Posts Tagged Don Francisco
Man’s Best Friend?
Actually, it may be 41 albums — I’m sure that have lost count. But it has been at least 40 albums in-the-making since Peruvian shaman, Don Francisco hit me on the head with his hefty medicine bundle while transferring to me the 9th Incan Rite-of-Passage (the Creator Rites).
Shortly after that, master flutemaker, John Stillwell appeared in front of me out of nowhere in the Mojave Desert and something like this:
“Hey, Man … take these two flutes. I want you to have them. Pay me — don’t pay me — it’s up to you!”
I accepted the flutes and embarked on a magnificent flute and recording journey that continues to this day.
Notes To Myself on Following the Muse
Becoming a recording artist in the middle of life has been mysterious. But even more surprising is the range of the comments that I receive on the music that I publish. (I don’t take a lot of credit for the music – most of the time, I cannot technically play what I hear in my mind’s ear).
I think that I am beginning to understand what pianist Helen Jane Long meant when she responded to a question during a radio interview about what her compositions meant. I paraphrase:
” …. I’ll let the listeners decide what the song’s meaning is. What I was thinking at the time that I wrote it might unduly influence the listener’s experience.”
So, too (in the receiving direction), the comments and interpretations that I receive seem to depend on the mood and circumstance of the listener. My Mother, for example, may have completely different (and sometimes opposite) feedback on the same song at different times.
So, over the years (for my own amusement and improvement — and with a light heart), I have attempted to categorize the type and source of feedback that I typically get after each album. I have also tried to recognize any patterns. But so far they have eluded me. Here is a sample categorization:
|Mother||“Too Frenetic, but I am your No. 1 fan!”|
|Son||“I’ll be sure to not operate any heavy machinery or drive while listening to your albums. By the way, why [when I listen] do I suddenly feel the urge to be in the nude and to wear healing crystals?”|
|Brother||“Are you ever going to get a real job, or are you just going to keep playing that ‘beaver medicine’?”|
|Sister 1||“When I try to listen to one of your albums in the [health food] store, somebody buys it. I’ve tried three times today! Will you send me a personal copy?”|
|Sister 2||“Oh, you mean you have albums out? I didn’t know that!”|
||“Whatever …. “|
|New Age Fan||“When are you going to do an album with just plain flute?”|
|Old Age Fan||“Just take the flute out of it — and it will be perfect”|
|Fellow Musicians||“Very … interesting.”|
|Law Enforcement||“Step over here, Genius”|
|My Dog||“Fantastic!. The best that I’ve ever heard! No … really!”|
The Next Album
Is it any surprise, therefore that the next project has the working title, “Let It Happen”?
‘May you walk in Beauty.’
–(a Navajo prayer)
Reflections of Q’ero Elder, Don Francisco
“You look like a strong guy, Bill. Would you mind taking Don Francisco’s despacho* materials over to his room? It’s just across the parking lot.” Before answering, I said to myself, ‘how hard could it be?’ “Sure!”
The nice lady parted a set of draperies and there were three large Rubbermaid storage containers with contents I would guess weighing about 100 lb. I set about my task, staging the containers through the parking lot individually and finally I stacked them in front of Room 104 somewhere in Park City, UT. Before knocking on the door of the Q’ero elder, whom many revere as the penultimate example of the spirituality of the lost world of the Inca, I thought that I heard some small sound from within. I knocked … quiet. I knocked again … silence.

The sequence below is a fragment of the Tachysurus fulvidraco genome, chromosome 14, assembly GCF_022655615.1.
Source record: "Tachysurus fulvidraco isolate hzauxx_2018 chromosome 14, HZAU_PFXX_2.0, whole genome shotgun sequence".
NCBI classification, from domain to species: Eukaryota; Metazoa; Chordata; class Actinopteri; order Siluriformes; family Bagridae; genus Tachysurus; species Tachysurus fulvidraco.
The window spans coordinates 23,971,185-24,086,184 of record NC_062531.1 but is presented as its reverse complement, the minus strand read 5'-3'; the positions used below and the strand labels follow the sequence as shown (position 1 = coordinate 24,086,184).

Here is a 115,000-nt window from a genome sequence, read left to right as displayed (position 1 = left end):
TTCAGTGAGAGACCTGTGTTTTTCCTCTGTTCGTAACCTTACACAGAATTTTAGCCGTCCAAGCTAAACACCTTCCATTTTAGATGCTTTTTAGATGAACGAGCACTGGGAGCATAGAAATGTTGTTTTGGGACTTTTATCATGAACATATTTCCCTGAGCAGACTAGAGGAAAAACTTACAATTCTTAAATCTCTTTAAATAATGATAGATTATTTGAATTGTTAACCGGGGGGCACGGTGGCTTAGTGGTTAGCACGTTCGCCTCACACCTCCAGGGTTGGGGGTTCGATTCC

Not to be deterred, and positive that my instincts were correct, I knocked loudly a fourth time. That did the trick! There was the soft rustling of clothing and I thought that I heard a water spigot close. Then, a faint brush at the door. “¿Quién es…? [Who is it?]” I thought to myself, ‘how should address this elder? With deference? Perhaps some sort of greeting in his native language of Quechua?’ Then I remembered the words of advice given to students and supplicants throughout time and space: “Be yourself!” So I answered, “¡Es la Policia! [It’s the Police!]”
The door knob turned slowly, and the door cracked ever so slightly. There was one brown eyeball staring intently … seriously through the crack in the door up at me. A moment of recognition on his part and the door flew open with a force that surprised me. And there he was, standing in most of his formal regalia including the multicolored ceremonial poncho coming toward me with outstretch arms. An embrace. “¡Ah, Policia! ¡Policia International! ¡Gracias, muchas gracias!”
Seven years later, Don Francisco still calls me “Policia.”
A couple of years later, Don Francisco gave a group of us The Creator Rites. It was immediately after the rites that I went home and found a place to begin recording the Native American-style flute. The musical journey continues to this day and is a constant source of healing and awe.
I saw Don Francisco this weekend last, and made the above image of him at a fire ceremony. I can’t help smiling when I see him.
* the despacho is a major ceremony of the Q’ero, during which the prayers and intentions of a person are placed symbolically in a mandala of materials that are subsequently burned or buried for the purpose of achieving ‘right-relationships’ in one’s life.